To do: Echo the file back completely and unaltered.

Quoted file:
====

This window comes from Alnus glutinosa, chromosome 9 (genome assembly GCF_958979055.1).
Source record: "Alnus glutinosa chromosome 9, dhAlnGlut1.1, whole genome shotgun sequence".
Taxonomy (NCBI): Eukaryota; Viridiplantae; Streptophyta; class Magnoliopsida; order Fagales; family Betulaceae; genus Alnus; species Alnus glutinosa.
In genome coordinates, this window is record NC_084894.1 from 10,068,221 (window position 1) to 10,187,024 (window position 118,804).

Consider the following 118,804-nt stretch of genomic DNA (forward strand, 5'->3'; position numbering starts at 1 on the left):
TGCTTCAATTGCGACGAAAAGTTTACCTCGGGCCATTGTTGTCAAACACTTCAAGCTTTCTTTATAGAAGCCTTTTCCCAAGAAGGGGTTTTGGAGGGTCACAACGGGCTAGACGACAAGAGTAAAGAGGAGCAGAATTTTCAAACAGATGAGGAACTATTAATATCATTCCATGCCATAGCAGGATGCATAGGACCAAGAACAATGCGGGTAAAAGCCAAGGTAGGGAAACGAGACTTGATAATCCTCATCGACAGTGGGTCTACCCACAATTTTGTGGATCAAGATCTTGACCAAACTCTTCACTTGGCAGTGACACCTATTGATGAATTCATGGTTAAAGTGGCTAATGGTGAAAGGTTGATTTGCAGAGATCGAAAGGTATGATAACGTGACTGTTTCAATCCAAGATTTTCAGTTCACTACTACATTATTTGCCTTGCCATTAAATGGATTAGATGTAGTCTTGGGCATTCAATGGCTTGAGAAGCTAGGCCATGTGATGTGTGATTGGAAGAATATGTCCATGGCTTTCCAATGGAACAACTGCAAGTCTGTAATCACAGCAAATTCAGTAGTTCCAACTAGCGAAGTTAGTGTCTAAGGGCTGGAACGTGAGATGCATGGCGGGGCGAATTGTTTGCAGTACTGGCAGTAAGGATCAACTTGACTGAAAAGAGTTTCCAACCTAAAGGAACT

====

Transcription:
This window comes from Alnus glutinosa, chromosome 9 (genome assembly GCF_958979055.1).
Source record: "Alnus glutinosa chromosome 9, dhAlnGlut1.1, whole genome shotgun sequence".
Taxonomy (NCBI): Eukaryota; Viridiplantae; Streptophyta; class Magnoliopsida; order Fagales; family Betulaceae; genus Alnus; species Alnus glutinosa.
In genome coordinates, this window is record NC_084894.1 from 10,068,221 (window position 1) to 10,187,024 (window position 118,804).

Consider the following 118,804-nt stretch of genomic DNA (forward strand, 5'->3'; position numbering starts at 1 on the left):
TGCTTCAATTGCGACGAAAAGTTTACCTCGGGCCATTGTTGTCAAACACTTCAAGCTTTCTTTATAGAAGCCTTTTCCCAAGAAGGGGTTTTGGAGGGTCACAACGGGCTAGACGACAAGAGTAAAGAGGAGCAGAATTTTCAAACAGATGAGGAACTATTAATATCATTCCATGCCATAGCAGGATGCATAGGACCAAGAACAATGCGGGTAAAAGCCAAGGTAGGGAAACGAGACTTGATAATCCTCATCGACAGTGGGTCTACCCACAATTTTGTGGATCAAGATCTTGACCAAACTCTTCACTTGGCAGTGACACCTATTGATGAATTCATGGTTAAAGTGGCTAATGGTGAAAGGTTGATTTGCAGAGATCGAAAGGTATGATAACGTGACTGTTTCAATCCAAGATTTTCAGTTCACTACTACATTATTTGCCTTGCCATTAAATGGATTAGATGTAGTCTTGGGCATTCAATGGCTTGAGAAGCTAGGCCATGTGATGTGTGATTGGAAGAATATGTCCATGGCTTTCCAATGGAACAACTGCAAGTCTGTAATCACAGCAAATTCAGTAGTTCCAACTAGCGAAGTTAGTGTCTAAGGGCTGGAACGTGAGATGCATGGCGGGGCGAATTGTTTGCAGTACTGGCAGTAAGGATCAACTTGACTGAAAAGAGTTTCCAACCTAAAGGAACT